What are Network Communications Protocols?
- 0.1 What are Network Communications Protocols?
- 0.2 Network Protocols
- 0.3 The TCP/IP Protocol Suite
- 0.4 Web and Web Service
- 0.5 Transport layer
- 0.6 Internet Layer
- 0.7 Routing Protocols
- 0.8 Network Access Layer
- 0.9 Message Formatting and Encapsulation
- 0.10 Message Size
- 0.11 Message Timing
- 1 Unicast, Multicast, and Broadcast
- 2 The Benefits of Using a Layered Model
- 3 The OSI Reference Model
- 4 Typical Sessions
- 5 Tracing the Path
For example, consider two people communicating face-to-face. Prior to communicating, they must agree on how to communicate. If the communication is using voice, they must first agree on the language. Next, when they have a message to share, they must be able to format that message in a way that is understandable. For example, if someone uses the English language, but has poor sentence structure, the message can easily be misunderstood.
Similarly, network protocols specify many features of network communication, as shown in the figure.
Note: IP in this course refers to both the IPv4 and IPv6 protocols. IPv6 is the most recent version of IP and will eventually replace the more common IPv4.
The TCP/IP Protocol Suite
- DNS – Domain Name System. Translates domain names such as cisco.com, into IP addresses.
- DHCPv4 – Dynamic Host Configuration Protocol for IPv4. A DHCPv4 server dynamically assigns IPv4 addressing information to DHCPv4 clients at start-up and allows the addresses to be re-used when no longer needed.
- DHCPv6 – Dynamic Host Configuration Protocol for IPv6. DHCPv6 is similar to DHCPv4. A DHCPv6 server dynamically assigns IPv6 addressing information to DHCPv6 clients at start-up.
- SLAAC – Stateless Address Autoconfiguration. A method that allows a device to obtain its IPv6 addressing information without using a DHCPv6 server.
- SMTP – Simple Mail Transfer Protocol. Enables clients to send email to a mail server and enables servers to send email to other servers.
- POP3 – Post Office Protocol version 3. Enables clients to retrieve email from a mail server and download the email to the client’s local mail application.
- IMAP – Internet Message Access Protocol. Enables clients to access email stored on a mail server as well as maintaining email on the server.
- FTP – File Transfer Protocol. Sets the rules that enable a user on one host to access and transfer files to and from another host over a network. FTP is a reliable, connection-oriented, and acknowledged file delivery protocol.
- SFTP – SSH File Transfer Protocol. As an extension to Secure Shell (SSH) protocol, SFTP can be used to establish a secure file transfer session in which the file transfer is encrypted. SSH is a method for secure remote login that is typically used for accessing the command line of a device.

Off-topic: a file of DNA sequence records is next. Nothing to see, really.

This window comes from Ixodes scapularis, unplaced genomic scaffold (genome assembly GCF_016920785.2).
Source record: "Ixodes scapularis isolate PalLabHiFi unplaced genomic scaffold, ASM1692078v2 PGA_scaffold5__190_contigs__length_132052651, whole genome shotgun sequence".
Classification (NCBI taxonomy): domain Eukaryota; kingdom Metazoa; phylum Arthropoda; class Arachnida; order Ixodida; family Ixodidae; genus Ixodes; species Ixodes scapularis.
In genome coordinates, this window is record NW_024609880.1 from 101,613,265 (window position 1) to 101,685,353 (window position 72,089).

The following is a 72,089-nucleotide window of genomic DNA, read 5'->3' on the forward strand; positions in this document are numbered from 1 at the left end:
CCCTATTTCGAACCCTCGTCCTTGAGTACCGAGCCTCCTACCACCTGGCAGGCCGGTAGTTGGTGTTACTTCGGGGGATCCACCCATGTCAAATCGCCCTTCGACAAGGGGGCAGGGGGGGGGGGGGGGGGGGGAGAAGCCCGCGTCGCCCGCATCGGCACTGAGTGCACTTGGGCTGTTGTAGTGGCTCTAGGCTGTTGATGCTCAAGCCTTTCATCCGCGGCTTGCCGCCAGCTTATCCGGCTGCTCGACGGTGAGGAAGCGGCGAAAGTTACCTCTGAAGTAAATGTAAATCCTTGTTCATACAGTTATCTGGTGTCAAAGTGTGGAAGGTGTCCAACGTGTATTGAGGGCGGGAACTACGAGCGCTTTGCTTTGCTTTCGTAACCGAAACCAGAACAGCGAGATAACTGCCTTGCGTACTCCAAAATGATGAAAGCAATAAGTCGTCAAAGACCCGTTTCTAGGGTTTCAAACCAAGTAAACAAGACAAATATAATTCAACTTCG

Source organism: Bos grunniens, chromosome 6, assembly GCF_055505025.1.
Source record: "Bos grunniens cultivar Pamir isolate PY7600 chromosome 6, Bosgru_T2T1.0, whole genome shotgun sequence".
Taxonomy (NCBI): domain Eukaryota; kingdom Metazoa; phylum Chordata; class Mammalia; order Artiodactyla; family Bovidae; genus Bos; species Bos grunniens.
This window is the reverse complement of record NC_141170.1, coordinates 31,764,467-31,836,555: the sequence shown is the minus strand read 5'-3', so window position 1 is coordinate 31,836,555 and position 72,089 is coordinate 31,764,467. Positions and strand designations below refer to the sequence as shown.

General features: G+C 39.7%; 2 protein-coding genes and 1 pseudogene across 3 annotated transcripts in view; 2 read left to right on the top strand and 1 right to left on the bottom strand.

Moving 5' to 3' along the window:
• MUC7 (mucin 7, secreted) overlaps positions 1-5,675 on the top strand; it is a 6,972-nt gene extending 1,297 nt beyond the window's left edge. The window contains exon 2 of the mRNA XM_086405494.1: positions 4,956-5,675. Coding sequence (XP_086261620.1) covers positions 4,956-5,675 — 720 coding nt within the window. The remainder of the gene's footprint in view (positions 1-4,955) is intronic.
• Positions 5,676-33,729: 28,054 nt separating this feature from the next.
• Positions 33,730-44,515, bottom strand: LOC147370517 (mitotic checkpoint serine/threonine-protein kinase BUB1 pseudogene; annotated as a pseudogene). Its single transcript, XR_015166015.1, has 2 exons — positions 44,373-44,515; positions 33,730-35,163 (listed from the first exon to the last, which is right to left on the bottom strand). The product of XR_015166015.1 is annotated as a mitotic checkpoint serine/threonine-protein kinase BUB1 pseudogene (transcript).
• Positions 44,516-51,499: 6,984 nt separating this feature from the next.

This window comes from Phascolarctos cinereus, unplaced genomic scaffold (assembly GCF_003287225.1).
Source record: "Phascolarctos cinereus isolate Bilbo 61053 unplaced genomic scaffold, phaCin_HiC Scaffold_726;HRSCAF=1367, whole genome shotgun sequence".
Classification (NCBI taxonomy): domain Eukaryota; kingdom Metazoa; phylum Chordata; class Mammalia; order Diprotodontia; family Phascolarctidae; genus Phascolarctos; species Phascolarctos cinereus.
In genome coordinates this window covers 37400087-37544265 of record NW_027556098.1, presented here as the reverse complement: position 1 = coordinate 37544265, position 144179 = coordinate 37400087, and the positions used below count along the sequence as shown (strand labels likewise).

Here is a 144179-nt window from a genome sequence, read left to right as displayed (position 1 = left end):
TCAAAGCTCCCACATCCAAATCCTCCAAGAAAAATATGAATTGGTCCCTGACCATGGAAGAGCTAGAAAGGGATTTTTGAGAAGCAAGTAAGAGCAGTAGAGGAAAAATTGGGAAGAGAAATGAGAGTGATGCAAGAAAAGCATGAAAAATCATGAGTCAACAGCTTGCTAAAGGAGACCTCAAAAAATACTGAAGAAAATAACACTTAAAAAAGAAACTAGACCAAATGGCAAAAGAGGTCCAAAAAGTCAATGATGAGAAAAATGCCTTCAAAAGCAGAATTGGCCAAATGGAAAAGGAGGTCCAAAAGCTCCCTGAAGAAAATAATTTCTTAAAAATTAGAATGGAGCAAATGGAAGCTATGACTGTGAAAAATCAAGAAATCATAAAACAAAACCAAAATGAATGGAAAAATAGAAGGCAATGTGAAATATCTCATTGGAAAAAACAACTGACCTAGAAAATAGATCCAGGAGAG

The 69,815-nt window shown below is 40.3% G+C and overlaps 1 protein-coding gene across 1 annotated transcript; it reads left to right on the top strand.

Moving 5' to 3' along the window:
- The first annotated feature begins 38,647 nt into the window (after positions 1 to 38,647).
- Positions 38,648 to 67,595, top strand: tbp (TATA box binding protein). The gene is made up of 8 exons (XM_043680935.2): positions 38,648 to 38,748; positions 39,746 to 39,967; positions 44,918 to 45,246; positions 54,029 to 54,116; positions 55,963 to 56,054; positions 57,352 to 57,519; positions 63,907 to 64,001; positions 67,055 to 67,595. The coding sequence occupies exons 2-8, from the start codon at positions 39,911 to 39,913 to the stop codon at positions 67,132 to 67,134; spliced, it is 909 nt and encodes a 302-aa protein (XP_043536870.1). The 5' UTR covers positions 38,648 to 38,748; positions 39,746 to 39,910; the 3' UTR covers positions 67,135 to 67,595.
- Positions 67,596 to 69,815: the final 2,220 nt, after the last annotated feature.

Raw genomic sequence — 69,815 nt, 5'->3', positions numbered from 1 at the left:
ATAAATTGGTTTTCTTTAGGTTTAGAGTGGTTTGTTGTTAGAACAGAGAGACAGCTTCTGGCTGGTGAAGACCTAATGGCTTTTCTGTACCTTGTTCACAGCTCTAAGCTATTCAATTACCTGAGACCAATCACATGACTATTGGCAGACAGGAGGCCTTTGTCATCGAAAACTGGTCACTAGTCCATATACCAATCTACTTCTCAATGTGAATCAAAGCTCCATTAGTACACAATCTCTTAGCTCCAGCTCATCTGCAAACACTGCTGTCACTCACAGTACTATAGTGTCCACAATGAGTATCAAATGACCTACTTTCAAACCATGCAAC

- TFTP – Trivial File Transfer Protocol. A simple, connectionless file transfer protocol with best-effort, unacknowledged file delivery. It uses less overhead than FTP.
Web and Web Service
- HTTP – Hypertext Transfer Protocol. A set of rules for exchanging text, graphic images, sound, video, and other multimedia files on the World Wide Web.
- HTTPS – HTTP Secure. A secure form of HTTP that encrypts the data that is exchanged over the World Wide Web.
- REST – Representational State Transfer. A web service that uses application programming interfaces (APIs) and HTTP requests to create web applications.
Message Formatting and Encapsulation
A common example of requiring the correct format in human communications is when sending a letter. Click Play in the figure to view an animation of formatting and encapsulating a letter.
An envelope has the address of the sender and receiver, each located at the proper place on the envelope. If the destination address and formatting are not correct, the letter is not delivered.
The process of placing one message format (the letter) inside another message format (the envelope) is called encapsulation. De-encapsulation occurs when the process is reversed by the recipient and the letter is removed from the envelope.
The animation shows an envelope with a stamp, a sender of 4085 SE Pine Street, Ocala, Florida 34471 and a recipient at 1400 Main Street, Canton, Ohio 44203. The envelope opens and shows a letter: dear Jane, I just returned from my trip. I thought you might like to see my pictures. John. A breakout table appears with the following headings: Recipient (destination) location address, sender (source) location address, salutation (start of message indicator), recipient (destination) identifier, the content of letter (encapsulated data) sender (source) identifier, end of frame (end of message indicator).
The next row has an envelope addressing under the first 2 sections, then encapsulated letter under the next 4 sections. The 1400 Main Street Canton, Ohio 44203 goes in a new row under the recipient (destination) and envelope addressing sections. The 4085 SE Pine Street Ocala, Florida 34471 goes under the sender (source) and envelope addressing sections.